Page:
BIRDING THE LUNE ESTUARY, THE FOREST OF BOWLAND AND BEYOND.

Tuesday, 10 October 2017

Next Please!

Yesterday at Conder Green, there wasn't much to put enthusiasm into orbit for a bit of birding, though a lone Pink-footed Goose was a novel first for Conder Pool, it was accompanied by the lone Wigeon I saw last week, a Common Sandpiper was in the creeks, and 35 Goldfinch were seen from the coastal path.


Juvenile Peregrine Falcon. Jan Larsson @ Vingspann

On the Lune Estuary at Glasson, a few thousand waders went into the air en-mass, this time I got lucky and locked on to the culprit, a Peregrine Falcon which gave an excellent aerial display for several minutes, during which time it picked out three loose waders and made a strike with none of them, but easily touched 80 mph on the three short spectacular dives.

Last Fridays c.1,000 Golden Plover were present here again, and a good peak count for my book was 4 Great-crested Grebe. Along with the Redshank and Lapwing 'locals' I saw just 8 Snipe and 5 Dunlin, 4 Goosander were hauled out below Colloway Marsh where I saw the Merlin again, this time giving good views perched up at the south end of the marsh. A screeching gull flying towards me was a Black-headed Gull in pursuit of a Sparrowhawk.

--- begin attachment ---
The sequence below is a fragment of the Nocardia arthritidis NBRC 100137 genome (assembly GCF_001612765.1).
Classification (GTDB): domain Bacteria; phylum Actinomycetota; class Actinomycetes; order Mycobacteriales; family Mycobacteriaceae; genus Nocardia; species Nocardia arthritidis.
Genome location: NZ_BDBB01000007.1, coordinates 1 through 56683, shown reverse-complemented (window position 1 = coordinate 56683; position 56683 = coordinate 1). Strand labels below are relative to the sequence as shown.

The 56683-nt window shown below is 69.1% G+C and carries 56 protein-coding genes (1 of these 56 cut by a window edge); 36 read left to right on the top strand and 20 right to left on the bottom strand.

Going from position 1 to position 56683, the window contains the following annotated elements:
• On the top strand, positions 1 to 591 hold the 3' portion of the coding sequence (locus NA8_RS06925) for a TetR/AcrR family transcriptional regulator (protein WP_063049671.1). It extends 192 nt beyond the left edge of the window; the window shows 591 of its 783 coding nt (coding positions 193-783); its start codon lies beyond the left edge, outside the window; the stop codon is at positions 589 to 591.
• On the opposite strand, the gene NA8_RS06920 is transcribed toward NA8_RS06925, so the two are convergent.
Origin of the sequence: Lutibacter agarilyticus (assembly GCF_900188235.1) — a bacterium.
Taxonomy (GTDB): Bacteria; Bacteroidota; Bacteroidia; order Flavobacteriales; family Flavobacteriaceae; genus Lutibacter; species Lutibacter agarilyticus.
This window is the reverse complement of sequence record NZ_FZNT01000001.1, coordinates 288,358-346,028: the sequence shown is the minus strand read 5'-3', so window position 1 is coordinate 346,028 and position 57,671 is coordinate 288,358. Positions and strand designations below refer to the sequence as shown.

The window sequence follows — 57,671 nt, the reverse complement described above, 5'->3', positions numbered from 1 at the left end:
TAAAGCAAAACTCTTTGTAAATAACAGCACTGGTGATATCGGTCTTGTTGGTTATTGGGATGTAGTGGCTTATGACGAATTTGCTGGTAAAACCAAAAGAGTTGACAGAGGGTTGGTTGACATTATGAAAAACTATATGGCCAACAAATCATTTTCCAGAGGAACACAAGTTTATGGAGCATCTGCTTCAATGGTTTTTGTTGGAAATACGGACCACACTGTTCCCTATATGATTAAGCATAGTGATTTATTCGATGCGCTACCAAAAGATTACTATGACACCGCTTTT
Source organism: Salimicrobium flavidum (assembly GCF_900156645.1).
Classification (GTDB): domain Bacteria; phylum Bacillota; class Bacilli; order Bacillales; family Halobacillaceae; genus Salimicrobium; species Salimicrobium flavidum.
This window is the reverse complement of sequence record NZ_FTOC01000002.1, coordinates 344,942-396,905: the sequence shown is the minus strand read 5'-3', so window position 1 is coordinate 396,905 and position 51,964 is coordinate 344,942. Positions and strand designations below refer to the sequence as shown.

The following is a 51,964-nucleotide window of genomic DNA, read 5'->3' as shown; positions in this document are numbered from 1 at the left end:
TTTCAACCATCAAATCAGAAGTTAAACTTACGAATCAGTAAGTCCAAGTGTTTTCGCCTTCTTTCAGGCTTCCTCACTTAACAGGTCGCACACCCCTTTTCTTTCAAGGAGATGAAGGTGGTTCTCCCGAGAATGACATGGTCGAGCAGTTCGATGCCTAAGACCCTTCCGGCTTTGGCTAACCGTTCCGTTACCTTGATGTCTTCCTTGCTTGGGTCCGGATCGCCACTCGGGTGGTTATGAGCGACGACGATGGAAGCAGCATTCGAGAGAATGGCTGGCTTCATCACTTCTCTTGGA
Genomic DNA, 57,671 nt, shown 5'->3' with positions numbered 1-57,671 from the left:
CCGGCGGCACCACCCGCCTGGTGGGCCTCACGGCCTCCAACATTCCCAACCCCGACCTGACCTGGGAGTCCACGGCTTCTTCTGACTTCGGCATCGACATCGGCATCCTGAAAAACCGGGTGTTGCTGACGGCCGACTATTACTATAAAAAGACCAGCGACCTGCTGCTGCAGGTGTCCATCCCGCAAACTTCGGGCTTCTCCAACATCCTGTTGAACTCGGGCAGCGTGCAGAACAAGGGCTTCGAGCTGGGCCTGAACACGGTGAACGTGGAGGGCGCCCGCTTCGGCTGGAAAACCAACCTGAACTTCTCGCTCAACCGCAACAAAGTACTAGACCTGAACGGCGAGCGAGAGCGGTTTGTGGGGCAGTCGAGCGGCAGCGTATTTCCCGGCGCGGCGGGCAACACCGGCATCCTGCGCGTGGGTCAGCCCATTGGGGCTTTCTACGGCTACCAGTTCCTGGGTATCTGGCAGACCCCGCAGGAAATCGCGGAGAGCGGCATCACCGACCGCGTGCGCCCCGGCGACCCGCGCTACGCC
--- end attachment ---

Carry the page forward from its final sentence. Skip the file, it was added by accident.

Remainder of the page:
At Cockersand, Plover Scar was void of waders, though up to 250 Dunlin flew south past here, ignoring the refuge there from the high tide, but 9 Twite livened up the inner edge of the scar with a Wheatear and Meadow Pipit seen. 

Rock Pipit Cockersand 9 October. Pete Woodruff.

On the shingle north west of the caravan park, 3 Rock Pipit, with a few Tree Sparrow and a Reed Bunting around Bank Houses, and 75 Curlew in a field off Slack Lane. An adult Mediterranean Gull was with at least 2,500 Black-headed Gull off Moss Lane.

What keeps birding buzzin' is that you never know where or when the next surprise is going to be....Next Please.




On the shingle at Cockersand yesterday. A Harbour Porpoise, Europe's smallest cetacean.

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